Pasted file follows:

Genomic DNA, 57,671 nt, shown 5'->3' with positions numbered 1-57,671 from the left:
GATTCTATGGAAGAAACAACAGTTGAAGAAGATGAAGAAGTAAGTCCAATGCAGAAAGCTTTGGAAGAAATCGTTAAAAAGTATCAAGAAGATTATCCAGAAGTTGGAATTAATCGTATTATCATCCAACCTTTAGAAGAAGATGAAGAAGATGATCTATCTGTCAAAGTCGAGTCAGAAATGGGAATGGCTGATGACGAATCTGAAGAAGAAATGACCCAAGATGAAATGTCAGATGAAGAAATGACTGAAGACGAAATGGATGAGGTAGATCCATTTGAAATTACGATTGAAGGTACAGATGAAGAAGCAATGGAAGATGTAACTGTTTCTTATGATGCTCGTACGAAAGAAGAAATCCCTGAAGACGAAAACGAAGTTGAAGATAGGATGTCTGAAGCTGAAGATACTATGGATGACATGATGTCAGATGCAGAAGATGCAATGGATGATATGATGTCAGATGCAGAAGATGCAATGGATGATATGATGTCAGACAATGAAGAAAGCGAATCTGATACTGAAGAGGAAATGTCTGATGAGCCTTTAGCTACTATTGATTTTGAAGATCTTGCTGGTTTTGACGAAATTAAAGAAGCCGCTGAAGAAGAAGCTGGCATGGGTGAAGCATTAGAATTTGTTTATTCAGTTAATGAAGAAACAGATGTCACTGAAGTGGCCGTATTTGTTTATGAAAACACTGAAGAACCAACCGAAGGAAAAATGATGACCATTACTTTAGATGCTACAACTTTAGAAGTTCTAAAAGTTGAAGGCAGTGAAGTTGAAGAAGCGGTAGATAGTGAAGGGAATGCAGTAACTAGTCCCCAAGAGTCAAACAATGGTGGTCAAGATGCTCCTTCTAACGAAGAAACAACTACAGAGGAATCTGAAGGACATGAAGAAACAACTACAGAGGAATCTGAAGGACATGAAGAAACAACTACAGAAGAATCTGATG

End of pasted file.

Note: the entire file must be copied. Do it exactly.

Genomic DNA, 57,671 nt, shown 5'->3' with positions numbered 1-57,671 from the left:
GATTCTATGGAAGAAACAACAGTTGAAGAAGATGAAGAAGTAAGTCCAATGCAGAAAGCTTTGGAAGAAATCGTTAAAAAGTATCAAGAAGATTATCCAGAAGTTGGAATTAATCGTATTATCATCCAACCTTTAGAAGAAGATGAAGAAGATGATCTATCTGTCAAAGTCGAGTCAGAAATGGGAATGGCTGATGACGAATCTGAAGAAGAAATGACCCAAGATGAAATGTCAGATGAAGAAATGACTGAAGACGAAATGGATGAGGTAGATCCATTTGAAATTACGATTGAAGGTACAGATGAAGAAGCAATGGAAGATGTAACTGTTTCTTATGATGCTCGTACGAAAGAAGAAATCCCTGAAGACGAAAACGAAGTTGAAGATAGGATGTCTGAAGCTGAAGATACTATGGATGACATGATGTCAGATGCAGAAGATGCAATGGATGATATGATGTCAGATGCAGAAGATGCAATGGATGATATGATGTCAGACAATGAAGAAAGCGAATCTGATACTGAAGAGGAAATGTCTGATGAGCCTTTAGCTACTATTGATTTTGAAGATCTTGCTGGTTTTGACGAAATTAAAGAAGCCGCTGAAGAAGAAGCTGGCATGGGTGAAGCATTAGAATTTGTTTATTCAGTTAATGAAGAAACAGATGTCACTGAAGTGGCCGTATTTGTTTATGAAAACACTGAAGAACCAACCGAAGGAAAAATGATGACCATTACTTTAGATGCTACAACTTTAGAAGTTCTAAAAGTTGAAGGCAGTGAAGTTGAAGAAGCGGTAGATAGTGAAGGGAATGCAGTAACTAGTCCCCAAGAGTCAAACAATGGTGGTCAAGATGCTCCTTCTAACGAAGAAACAACTACAGAGGAATCTGAAGGACATGAAGAAACAACTACAGAGGAATCTGAAGGACATGAAGAAACAACTACAGAAGAATCTGATG